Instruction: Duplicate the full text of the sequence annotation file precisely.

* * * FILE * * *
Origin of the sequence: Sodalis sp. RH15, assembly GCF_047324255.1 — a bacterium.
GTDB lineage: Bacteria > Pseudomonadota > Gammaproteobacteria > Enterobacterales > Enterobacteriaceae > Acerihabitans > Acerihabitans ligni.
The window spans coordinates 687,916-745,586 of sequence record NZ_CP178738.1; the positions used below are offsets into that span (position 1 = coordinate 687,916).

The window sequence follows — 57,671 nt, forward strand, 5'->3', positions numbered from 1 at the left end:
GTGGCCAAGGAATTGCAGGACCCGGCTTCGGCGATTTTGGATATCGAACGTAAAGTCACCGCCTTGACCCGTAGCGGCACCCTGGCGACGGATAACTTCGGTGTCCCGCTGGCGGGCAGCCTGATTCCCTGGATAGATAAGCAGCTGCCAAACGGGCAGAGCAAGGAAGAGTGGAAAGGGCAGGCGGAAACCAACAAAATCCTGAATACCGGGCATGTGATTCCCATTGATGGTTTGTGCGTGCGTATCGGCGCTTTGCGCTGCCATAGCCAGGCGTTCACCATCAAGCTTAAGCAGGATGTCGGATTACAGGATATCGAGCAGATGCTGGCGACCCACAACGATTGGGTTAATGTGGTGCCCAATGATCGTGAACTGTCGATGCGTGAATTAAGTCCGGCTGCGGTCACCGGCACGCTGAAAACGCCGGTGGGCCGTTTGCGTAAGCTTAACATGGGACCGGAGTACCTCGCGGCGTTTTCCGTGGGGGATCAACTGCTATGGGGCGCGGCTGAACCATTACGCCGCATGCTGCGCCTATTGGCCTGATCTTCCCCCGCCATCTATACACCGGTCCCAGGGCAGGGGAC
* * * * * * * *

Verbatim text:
Origin of the sequence: Sodalis sp. RH15, assembly GCF_047324255.1 — a bacterium.
GTDB lineage: Bacteria > Pseudomonadota > Gammaproteobacteria > Enterobacterales > Enterobacteriaceae > Acerihabitans > Acerihabitans ligni.
The window spans coordinates 687,916-745,586 of sequence record NZ_CP178738.1; the positions used below are offsets into that span (position 1 = coordinate 687,916).

The window sequence follows — 57,671 nt, forward strand, 5'->3', positions numbered from 1 at the left end:
GTGGCCAAGGAATTGCAGGACCCGGCTTCGGCGATTTTGGATATCGAACGTAAAGTCACCGCCTTGACCCGTAGCGGCACCCTGGCGACGGATAACTTCGGTGTCCCGCTGGCGGGCAGCCTGATTCCCTGGATAGATAAGCAGCTGCCAAACGGGCAGAGCAAGGAAGAGTGGAAAGGGCAGGCGGAAACCAACAAAATCCTGAATACCGGGCATGTGATTCCCATTGATGGTTTGTGCGTGCGTATCGGCGCTTTGCGCTGCCATAGCCAGGCGTTCACCATCAAGCTTAAGCAGGATGTCGGATTACAGGATATCGAGCAGATGCTGGCGACCCACAACGATTGGGTTAATGTGGTGCCCAATGATCGTGAACTGTCGATGCGTGAATTAAGTCCGGCTGCGGTCACCGGCACGCTGAAAACGCCGGTGGGCCGTTTGCGTAAGCTTAACATGGGACCGGAGTACCTCGCGGCGTTTTCCGTGGGGGATCAACTGCTATGGGGCGCGGCTGAACCATTACGCCGCATGCTGCGCCTATTGGCCTGATCTTCCCCCGCCATCTATACACCGGTCCCAGGGCAGGGGAC